<script type="text/javascript" language="JavaScript">
function notParsed() {

This method works for both JavaScript and CSS. Since XHTML does not understand JavaScript-style comment tags, it will simply treat the first /* and the last */ as PCDATA that happens to mean nothing.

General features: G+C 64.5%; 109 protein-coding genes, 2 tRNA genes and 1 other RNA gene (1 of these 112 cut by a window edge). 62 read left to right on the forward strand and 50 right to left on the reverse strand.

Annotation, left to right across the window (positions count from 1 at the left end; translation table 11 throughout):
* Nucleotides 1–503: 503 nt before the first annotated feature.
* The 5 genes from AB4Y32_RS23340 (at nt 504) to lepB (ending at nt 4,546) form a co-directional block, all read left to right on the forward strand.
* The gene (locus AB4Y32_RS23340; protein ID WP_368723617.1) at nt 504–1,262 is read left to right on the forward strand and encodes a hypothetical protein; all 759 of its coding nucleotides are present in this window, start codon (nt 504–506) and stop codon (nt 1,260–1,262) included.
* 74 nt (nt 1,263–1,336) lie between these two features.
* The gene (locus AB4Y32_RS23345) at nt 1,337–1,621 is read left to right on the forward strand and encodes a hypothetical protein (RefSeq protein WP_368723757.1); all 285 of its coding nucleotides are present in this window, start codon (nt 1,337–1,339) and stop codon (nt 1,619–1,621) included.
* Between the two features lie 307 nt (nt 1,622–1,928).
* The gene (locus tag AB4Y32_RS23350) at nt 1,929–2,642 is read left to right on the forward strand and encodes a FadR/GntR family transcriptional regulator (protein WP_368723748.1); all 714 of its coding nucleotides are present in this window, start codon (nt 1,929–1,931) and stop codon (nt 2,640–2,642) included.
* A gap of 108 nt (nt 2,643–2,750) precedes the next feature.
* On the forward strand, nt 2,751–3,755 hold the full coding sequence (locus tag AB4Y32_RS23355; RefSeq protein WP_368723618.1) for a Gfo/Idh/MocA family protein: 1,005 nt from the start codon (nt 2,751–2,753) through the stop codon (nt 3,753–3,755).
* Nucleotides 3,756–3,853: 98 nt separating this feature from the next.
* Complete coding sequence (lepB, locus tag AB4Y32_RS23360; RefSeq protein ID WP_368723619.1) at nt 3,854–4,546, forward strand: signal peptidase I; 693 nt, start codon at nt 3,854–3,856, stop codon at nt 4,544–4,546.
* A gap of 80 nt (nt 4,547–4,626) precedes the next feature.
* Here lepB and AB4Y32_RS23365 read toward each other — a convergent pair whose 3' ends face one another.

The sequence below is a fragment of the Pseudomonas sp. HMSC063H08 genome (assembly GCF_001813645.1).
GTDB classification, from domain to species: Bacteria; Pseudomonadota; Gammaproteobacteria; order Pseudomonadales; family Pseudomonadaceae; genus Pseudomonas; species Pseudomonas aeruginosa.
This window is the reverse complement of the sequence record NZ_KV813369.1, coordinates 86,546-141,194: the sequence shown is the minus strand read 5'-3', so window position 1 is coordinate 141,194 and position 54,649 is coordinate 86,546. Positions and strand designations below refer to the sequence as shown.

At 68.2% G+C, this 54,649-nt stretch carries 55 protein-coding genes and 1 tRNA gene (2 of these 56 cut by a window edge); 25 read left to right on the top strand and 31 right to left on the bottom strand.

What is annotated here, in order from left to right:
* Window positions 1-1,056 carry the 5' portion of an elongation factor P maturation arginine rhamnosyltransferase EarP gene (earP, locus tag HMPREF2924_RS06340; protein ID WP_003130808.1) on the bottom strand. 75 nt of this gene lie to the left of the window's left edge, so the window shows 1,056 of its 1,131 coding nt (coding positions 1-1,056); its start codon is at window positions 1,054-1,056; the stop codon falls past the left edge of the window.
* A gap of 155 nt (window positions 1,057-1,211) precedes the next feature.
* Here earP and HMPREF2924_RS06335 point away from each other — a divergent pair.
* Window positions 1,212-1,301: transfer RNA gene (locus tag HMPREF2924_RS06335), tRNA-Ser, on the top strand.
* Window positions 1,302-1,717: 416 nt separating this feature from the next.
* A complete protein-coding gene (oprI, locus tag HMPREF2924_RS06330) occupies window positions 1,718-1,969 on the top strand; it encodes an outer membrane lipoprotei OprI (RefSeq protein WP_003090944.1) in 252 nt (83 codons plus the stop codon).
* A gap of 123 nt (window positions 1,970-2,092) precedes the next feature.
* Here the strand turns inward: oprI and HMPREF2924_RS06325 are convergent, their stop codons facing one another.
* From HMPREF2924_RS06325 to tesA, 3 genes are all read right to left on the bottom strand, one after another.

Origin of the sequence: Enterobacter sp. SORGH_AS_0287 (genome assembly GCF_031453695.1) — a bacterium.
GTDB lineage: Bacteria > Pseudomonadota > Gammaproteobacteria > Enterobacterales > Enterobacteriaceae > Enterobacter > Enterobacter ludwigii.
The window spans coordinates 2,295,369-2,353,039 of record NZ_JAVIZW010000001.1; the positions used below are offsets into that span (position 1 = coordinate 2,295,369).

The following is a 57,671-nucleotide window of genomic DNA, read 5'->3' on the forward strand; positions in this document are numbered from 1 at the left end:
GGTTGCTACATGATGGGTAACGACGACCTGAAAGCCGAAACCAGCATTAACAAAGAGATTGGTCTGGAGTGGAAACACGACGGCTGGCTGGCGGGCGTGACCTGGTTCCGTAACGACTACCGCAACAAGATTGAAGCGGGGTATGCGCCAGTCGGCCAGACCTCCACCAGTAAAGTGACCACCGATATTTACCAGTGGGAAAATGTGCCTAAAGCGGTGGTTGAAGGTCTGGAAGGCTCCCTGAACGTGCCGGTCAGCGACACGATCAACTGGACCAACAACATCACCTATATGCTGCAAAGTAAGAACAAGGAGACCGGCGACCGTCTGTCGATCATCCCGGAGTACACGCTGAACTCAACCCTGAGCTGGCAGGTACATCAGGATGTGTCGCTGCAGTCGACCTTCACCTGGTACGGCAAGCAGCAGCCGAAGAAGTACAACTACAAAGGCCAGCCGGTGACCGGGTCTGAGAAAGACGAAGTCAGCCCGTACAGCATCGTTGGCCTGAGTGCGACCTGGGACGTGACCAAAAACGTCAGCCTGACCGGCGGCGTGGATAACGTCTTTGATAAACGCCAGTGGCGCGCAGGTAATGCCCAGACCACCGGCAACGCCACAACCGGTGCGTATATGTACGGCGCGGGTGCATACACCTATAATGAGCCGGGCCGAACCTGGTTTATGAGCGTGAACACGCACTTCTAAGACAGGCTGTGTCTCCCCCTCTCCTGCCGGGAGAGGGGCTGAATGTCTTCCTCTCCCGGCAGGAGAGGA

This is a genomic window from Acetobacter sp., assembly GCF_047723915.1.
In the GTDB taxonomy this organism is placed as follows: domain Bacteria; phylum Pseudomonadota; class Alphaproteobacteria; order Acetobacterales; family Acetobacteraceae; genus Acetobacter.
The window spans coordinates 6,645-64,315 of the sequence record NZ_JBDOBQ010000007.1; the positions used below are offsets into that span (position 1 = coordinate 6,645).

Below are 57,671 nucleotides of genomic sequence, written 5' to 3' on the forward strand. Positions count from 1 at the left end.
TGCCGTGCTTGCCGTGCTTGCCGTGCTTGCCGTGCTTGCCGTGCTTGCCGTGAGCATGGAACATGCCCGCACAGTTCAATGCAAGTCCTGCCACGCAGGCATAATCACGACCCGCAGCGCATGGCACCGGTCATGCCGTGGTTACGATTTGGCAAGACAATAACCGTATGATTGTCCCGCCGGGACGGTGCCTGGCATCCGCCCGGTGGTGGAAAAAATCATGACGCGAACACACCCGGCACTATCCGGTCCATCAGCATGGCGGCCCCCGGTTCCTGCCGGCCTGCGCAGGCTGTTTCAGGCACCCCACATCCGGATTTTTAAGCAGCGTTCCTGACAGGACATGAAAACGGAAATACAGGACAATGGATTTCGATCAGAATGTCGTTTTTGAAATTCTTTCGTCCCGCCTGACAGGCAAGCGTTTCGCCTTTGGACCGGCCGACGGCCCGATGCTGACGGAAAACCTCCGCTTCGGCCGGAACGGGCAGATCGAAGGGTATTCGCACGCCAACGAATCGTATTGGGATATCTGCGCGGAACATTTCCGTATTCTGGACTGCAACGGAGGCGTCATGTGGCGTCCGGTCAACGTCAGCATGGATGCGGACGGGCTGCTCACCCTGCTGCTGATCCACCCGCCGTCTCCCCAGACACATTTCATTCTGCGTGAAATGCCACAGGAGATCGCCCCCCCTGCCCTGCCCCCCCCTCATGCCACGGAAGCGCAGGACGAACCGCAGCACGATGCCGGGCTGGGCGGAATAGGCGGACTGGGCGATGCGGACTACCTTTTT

There is one other important thing to mention when talking about script blocks, which applies to people who have developed the habit of enclosing their entire JavaScript or CSS blocks in comment tags. This was done back in the early days of scripting and stylesheets, when old browsers that did not recognize the script and style elements would simply dump the entire block of text onto the screen as if it was character data for the parent element. This has remained the trend for many years, even as browsers that did not recognize those elements have long since gone extinct, because it was trivial to insert the extra comment tags to be "better safe than sorry." Unfortunately, when you convert these HTML webpages to XHTML, you will find yourself more sorry than safe, because the XML parser will disregard the comments before the browser has an opportunity to read the code. This will result in the script disappearing from the page. You should consider doing away with the comment tags on scripts anyway. Every browser available today, including browsers for portable devices and television set-top boxes, either knows well enough to disregard the content or is actually capable of understanding a limited amount of JavaScript and CSS. If you want to be completely safe, and avoid both XHTML parsing issues and problems with (very) old browsers, simply save the script or style sheet as an external file and reference it from within the XHTML document.